If this was an interior shot, we refer to that extra audio as room tone. Now, how to fix this? In the Audio folder in the Project panel, I have some ambient ocean audio. I got this from another clip, but the pitch of the ocean is about the same. (Waves crashing) I think it's going to work. So what I'm going to do is I'm going to resize my Timeline panel here. I have a few ways that I can do this. I can drag-and-drop this to a separate audio track. Then I can just chop this at these different cut points here.
Let's say with this audio track selected here, I could hit Page Down. Then with this audio track selected as well, I could hit Command+K. And I continue to press Page Down, hit Command+K, Page Down, Command+K, Page Down, Command+K, and this is also Ctrl+K on the PC. So, I'm basically splitting the audio wherever there are cut points on the main audio. Then I could select the duplicate audio where the ambient ocean track I just added and the original source audio line up. I could just delete those.
The reason why we wouldn't want this audio track to be continuous is that because when the speaker would come on, we'd have two layers of ocean noise. And that would bury his voice and we don't want that. So, that's one way to do it. But because this audio track is pretty much the same thing the whole time, we could double-click it to open it up in the Source Monitor. Then this is just another technique. So whichever one you prefer is fine. I'm going to go out in time just a little bit, just like a few frames here, a small amount. And then I'm going to set the out point here. Click this to set the out point.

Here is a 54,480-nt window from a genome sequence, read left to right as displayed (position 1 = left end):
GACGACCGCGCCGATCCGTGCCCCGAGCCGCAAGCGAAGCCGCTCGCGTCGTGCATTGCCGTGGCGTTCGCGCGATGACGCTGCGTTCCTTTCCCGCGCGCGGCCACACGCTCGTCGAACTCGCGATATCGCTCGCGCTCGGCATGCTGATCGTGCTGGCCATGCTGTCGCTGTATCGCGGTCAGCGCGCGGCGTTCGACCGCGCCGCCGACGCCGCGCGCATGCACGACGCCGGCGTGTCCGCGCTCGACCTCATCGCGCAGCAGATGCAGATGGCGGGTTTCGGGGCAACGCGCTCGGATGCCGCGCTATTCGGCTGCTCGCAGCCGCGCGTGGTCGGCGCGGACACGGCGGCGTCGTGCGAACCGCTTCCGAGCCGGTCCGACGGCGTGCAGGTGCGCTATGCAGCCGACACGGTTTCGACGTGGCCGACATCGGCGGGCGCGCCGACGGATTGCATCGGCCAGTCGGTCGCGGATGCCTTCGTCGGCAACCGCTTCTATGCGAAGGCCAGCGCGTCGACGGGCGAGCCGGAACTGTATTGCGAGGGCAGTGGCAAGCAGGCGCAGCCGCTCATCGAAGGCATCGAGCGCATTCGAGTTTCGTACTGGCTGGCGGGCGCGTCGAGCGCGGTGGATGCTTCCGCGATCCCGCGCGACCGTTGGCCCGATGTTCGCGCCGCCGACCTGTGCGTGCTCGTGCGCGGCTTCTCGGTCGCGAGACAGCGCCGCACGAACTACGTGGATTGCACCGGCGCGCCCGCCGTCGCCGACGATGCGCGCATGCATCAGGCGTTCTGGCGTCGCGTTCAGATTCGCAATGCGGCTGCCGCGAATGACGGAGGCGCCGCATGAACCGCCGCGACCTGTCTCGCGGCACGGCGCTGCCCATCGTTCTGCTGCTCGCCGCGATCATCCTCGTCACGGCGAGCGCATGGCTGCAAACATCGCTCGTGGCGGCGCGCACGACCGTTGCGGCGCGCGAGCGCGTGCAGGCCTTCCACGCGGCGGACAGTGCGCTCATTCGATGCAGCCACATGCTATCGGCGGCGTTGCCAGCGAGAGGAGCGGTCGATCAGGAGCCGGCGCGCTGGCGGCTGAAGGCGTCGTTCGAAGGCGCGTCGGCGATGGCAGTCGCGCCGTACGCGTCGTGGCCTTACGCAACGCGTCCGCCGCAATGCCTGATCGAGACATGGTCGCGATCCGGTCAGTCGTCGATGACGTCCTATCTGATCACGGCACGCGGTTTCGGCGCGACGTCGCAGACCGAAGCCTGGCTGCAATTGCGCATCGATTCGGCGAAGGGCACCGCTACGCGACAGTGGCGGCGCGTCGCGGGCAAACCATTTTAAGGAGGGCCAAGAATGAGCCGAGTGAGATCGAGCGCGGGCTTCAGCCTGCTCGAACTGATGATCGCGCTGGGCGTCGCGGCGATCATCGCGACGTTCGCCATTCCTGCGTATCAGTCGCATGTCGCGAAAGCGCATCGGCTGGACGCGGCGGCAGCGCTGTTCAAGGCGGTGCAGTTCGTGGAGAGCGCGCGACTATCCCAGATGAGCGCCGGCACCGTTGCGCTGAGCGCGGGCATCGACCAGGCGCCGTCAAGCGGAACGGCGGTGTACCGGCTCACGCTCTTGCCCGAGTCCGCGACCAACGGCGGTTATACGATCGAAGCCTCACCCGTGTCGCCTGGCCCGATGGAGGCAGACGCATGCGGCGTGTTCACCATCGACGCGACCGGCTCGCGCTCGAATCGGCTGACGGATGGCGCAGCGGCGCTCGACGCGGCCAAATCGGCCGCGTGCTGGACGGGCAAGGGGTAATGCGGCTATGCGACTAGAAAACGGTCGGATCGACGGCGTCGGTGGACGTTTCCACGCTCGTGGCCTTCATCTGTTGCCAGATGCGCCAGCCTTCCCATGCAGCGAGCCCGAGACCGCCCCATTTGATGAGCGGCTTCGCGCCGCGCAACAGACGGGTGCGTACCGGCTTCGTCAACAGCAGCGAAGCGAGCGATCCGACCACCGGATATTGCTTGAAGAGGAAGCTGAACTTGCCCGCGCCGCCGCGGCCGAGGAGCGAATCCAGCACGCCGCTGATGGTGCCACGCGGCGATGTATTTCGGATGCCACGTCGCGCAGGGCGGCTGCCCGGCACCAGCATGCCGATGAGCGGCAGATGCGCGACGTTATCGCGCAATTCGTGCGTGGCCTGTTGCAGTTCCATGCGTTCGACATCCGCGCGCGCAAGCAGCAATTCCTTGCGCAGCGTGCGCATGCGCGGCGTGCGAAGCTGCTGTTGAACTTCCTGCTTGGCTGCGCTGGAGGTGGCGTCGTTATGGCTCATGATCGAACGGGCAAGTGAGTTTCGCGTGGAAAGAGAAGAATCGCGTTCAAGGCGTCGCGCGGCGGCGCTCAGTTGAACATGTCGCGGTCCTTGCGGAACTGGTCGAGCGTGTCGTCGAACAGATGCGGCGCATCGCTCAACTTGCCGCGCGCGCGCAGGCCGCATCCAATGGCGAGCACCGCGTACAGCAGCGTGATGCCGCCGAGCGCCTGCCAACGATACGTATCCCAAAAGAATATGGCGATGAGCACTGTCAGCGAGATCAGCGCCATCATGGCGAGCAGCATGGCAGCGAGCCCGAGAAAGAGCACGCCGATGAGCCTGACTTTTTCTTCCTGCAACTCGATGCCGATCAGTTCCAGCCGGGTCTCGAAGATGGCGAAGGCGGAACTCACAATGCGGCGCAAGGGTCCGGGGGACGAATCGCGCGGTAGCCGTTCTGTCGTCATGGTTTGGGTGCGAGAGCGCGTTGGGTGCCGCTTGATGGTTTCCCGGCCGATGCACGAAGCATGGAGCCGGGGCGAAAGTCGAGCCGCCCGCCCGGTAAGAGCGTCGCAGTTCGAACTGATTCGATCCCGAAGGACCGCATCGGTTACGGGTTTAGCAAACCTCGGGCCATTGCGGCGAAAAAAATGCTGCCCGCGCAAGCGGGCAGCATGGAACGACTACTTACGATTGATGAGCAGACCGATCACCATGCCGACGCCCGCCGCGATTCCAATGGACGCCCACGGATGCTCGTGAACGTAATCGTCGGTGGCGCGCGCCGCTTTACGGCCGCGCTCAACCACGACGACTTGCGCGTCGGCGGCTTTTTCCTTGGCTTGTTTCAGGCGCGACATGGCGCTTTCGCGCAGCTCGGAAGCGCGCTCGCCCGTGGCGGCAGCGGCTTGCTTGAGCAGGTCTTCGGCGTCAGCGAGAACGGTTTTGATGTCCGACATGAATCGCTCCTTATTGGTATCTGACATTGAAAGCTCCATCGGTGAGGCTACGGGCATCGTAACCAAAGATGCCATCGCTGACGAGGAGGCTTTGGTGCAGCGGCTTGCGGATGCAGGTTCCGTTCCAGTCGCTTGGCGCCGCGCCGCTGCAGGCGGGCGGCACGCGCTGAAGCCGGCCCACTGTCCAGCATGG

Then I'm going to grab the Speaker icon and drag this down to my timeline. I'm going to drag that to the beginning of that gap. Then I'm going to just trim it there. We could continue doing that. We could drag this to the beginning and then extend it with the Trim feature in Premiere. There we have it. We missed one gap here, because I think that our initial trim was a little bit too big to fit there. So actually, I might want to go and just get a few frames and make that the new out point, drag the speaker icon to that gap, make it all the way left flush with the end of the previous clip.
Then I could extend this again by clicking on the right side of the clip. I might need to press the plus key to zoom in on the timeline here a little bit. Press Home and then extend that. So, either way, we wouldn't want to do both of these ways. We wouldn't want to have the double layer of the ambient ocean audio. But these are two ways that you can do this. If you do choose to go this route and put it all on the same track, then you do have the benefit of using the audio transition, which is actually what I did in the original project.